Cubs sign Baker, tender arbitration-eligible players

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Cubs sign Baker, tender arbitration-eligible players

Thursday, Dec. 2, 2010
Updated 5:55 PM

By Patrick Mooney
CSNChicago.com

Around the Cubs at least from a baseball operations perspective it has been a relatively quiet offseason and without much payroll flexibility it could remain that way through the coming months. The White Sox stole all the headlines Thursday by reportedly grabbing free-agent slugger Adam Dunn, who wont be hitting home runs onto Sheffield Avenue. The buzz will increase next week at the winter meetings in Lake Buena Vista, Fla., where the Cubs will be targeting a first baseman, starter andor reliever. But first the Cubs reached an agreement Thursday with Jeff Baker on a one-year deal worth 1.175 million to avoid arbitration. As expected, the club also tendered 2011 contracts to the five other players eligible for arbitration: closer Carlos Marmol; left-handers Sean Marshall and Tom Gorzelanny; and catchers Geovany Soto and Koyie Hill. This week, while speaking to a newspaper in the Dominican Republic, Marmol confirmed that hes discussed a long-term extension with the Cubs and would like to remain in Chicago. Marmols representatives can make a compelling case. All Marmol did in his first full season as closer was save 38 games and strike out 138 hitters, which led all relievers in 2010. Marmols ratio of 15.99 strikeouts per nine innings pitched represented the highest mark for a reliever in major-league history. After earning 2.125 million, the 28-year-old will be in line for a significant raise during his second year of arbitration. The same goes for Marshall, who for 950,000 posted a 2.65 ERA in 80 games and might have been the teams most valuable player on a day-to-day basis. This is the first time Soto, who made 575,000 last season, is eligible for arbitration. A Rookie of the Year in 2008 and a massive disappointment the next, he timed it right by putting up numbers (.890 OPS) that compared favorably to the best catchers in the game. Baker, 29, is valued for his versatility and ability to hit left-handed pitching 49-for-140 last season, which translated to a .350 average and .945 OPS. He can play first, second or third base, as well as the outfield. He also provides insurance in case third baseman Aramis Ramirez gets injured again.Historically the Cubs and general manager Jim Hendry have avoided arbitration, settling dozens of cases before Ryan Theriot took the team to its first hearing since 1993 last February.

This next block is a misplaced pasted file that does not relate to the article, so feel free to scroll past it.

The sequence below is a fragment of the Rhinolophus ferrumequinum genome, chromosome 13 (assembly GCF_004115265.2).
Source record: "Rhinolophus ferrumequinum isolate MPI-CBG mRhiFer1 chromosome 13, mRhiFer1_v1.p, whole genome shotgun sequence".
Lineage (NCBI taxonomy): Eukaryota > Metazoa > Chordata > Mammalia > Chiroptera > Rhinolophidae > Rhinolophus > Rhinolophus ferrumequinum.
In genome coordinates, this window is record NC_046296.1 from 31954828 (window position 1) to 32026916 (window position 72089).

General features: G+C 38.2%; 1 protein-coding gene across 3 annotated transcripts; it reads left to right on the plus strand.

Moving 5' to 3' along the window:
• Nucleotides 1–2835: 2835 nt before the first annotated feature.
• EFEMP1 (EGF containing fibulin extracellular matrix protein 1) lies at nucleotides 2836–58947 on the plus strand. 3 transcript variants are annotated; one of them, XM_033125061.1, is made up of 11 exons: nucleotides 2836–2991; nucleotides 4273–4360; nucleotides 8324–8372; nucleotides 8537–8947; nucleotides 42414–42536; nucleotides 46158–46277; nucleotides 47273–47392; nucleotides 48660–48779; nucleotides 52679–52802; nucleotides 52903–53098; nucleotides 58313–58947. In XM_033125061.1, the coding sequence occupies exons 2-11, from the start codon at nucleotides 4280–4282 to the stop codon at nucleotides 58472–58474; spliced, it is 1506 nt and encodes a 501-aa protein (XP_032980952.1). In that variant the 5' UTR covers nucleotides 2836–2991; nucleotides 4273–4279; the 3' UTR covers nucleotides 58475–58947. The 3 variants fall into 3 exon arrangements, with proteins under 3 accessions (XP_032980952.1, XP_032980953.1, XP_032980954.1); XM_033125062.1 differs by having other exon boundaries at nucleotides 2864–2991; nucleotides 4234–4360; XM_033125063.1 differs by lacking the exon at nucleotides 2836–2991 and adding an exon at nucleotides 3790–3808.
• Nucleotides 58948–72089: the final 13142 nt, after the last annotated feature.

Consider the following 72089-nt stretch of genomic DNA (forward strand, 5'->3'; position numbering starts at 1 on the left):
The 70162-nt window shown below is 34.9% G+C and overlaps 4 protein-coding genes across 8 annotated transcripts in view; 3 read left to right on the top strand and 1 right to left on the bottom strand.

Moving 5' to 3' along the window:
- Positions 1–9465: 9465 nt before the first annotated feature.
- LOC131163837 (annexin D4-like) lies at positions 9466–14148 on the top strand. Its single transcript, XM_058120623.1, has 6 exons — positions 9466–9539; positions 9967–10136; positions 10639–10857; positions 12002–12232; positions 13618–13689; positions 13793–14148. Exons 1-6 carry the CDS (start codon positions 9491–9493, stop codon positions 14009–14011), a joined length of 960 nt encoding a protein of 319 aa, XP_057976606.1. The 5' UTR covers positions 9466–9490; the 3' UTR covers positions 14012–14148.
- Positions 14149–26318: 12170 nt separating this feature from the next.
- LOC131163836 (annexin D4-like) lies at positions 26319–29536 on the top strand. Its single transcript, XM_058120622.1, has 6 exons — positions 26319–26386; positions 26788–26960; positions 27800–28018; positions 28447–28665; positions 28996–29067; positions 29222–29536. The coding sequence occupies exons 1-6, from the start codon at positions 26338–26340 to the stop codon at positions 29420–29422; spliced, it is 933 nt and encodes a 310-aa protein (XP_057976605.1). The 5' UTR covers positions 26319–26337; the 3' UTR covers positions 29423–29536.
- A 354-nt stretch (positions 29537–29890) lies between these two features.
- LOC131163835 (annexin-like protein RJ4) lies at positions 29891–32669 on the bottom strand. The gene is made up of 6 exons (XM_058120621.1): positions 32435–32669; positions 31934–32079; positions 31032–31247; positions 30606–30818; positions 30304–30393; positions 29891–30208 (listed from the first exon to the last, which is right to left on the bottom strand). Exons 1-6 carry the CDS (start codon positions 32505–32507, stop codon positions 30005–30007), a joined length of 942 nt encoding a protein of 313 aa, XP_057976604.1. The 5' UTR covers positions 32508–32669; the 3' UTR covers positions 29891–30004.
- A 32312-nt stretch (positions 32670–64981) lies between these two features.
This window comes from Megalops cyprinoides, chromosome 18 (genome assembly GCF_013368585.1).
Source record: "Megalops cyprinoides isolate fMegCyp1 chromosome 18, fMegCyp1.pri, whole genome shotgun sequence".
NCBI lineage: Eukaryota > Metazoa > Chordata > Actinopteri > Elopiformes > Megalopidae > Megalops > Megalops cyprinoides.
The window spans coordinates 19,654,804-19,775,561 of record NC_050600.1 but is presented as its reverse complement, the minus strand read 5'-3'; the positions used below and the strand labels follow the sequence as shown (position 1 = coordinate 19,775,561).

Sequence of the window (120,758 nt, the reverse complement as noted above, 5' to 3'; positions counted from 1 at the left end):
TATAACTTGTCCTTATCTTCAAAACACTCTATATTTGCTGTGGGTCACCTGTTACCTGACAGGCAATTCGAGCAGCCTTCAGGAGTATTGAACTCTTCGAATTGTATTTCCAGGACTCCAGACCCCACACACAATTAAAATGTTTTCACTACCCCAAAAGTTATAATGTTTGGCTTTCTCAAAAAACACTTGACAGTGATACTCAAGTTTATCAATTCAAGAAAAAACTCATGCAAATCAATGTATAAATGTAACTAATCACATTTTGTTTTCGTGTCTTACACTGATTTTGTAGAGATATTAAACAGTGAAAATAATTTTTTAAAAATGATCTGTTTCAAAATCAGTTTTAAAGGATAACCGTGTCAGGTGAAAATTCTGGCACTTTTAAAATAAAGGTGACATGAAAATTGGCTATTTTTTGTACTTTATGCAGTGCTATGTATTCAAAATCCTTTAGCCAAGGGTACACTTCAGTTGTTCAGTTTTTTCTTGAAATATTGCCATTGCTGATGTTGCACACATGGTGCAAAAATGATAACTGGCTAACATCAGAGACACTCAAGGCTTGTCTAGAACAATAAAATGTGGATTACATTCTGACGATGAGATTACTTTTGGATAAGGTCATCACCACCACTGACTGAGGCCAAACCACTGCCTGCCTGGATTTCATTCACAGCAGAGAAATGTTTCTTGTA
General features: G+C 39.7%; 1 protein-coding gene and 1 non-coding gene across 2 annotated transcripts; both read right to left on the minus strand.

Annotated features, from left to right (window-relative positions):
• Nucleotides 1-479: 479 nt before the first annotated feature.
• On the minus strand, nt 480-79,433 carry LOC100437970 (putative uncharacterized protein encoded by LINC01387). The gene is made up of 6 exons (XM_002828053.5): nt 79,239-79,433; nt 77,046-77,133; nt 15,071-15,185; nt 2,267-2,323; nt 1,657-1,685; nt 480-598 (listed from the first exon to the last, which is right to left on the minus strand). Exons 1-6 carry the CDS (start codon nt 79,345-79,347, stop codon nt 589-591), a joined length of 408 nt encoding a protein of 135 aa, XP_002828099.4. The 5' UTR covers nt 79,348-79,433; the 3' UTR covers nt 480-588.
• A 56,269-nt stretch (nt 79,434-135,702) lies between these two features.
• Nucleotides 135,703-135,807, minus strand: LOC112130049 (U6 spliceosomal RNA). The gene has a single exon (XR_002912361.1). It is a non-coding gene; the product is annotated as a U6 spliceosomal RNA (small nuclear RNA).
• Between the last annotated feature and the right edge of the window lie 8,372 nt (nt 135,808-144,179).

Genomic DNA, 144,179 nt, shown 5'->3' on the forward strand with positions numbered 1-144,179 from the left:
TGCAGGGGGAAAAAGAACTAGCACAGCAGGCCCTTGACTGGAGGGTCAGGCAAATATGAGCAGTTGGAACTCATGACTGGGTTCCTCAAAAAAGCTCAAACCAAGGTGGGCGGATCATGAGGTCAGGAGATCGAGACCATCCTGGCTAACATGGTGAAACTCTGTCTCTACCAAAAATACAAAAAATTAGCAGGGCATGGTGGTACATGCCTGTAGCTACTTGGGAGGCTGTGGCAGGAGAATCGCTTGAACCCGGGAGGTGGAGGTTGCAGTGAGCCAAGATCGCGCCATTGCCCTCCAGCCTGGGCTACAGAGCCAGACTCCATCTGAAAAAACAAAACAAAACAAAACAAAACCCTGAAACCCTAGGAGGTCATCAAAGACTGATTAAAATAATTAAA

From the right side of the Cubs-Cardinals rivalry, the new St. Louis infielder continued his media tour Thursday, questioning the clubhouse chemistry at Wrigley Field and saying that the decision to go to arbitration might have damaged his relationship with the team.

In the end, Theriots view of his own skills did not match up with judgments made by the Cubs.

There were definitely reasons that we had for doing that, Theriot said on WMVP-AM 1000. You wind up in a better place. You cant look back and thats the way I have to approach it (because) you cant say What ifwhat ifwhat if all day long. If you do that, you make yourself go crazy.

Was it a fun process? No, I didnt enjoy it one bit.

Patrick Mooney is CSNChicago.com's Cubs beat writer. Follow Patrick on Twitter @CSNMooney for up-to-the-minute Cubs news and views.

Cubs: Ben Zobrist's path back to October and a possible three-peat

Cubs: Ben Zobrist's path back to October and a possible three-peat

MESA, Ariz. – Ben Zobrist is focused on a personal three-peat, not worrying about a changing of the guard or any awkward moments with Javier Baez. Cubs manager Joe Maddon has repeatedly said that Zobrist will be the primary second baseman and another "Javy Being Javy" highlight reel from the World Baseball Classic won't change that thinking right now.

Zobrist sees the big picture better than almost anyone else in the clubhouse after going undrafted out of Eureka High School in downstate Illinois, perfecting the super-utility role Maddon envisioned with the Tampa Bay Rays and helping transform the 2015 Kansas City Royals into World Series champions.

While Baez started all 17 playoff games at second base last year, bursting onto the scene as the National League Championship co-MVP, Zobrist became the World Series MVP with his clutch hitting and still has three seasons left on his $56 million contract.

Maddon didn't spare anyone's feelings during the playoffs, turning $184 million outfielder Jason Heyward into a part-time player, giving a quick hook to major-league ERA leader Kyle Hendricks and shunning relievers not named Aroldis Chapman.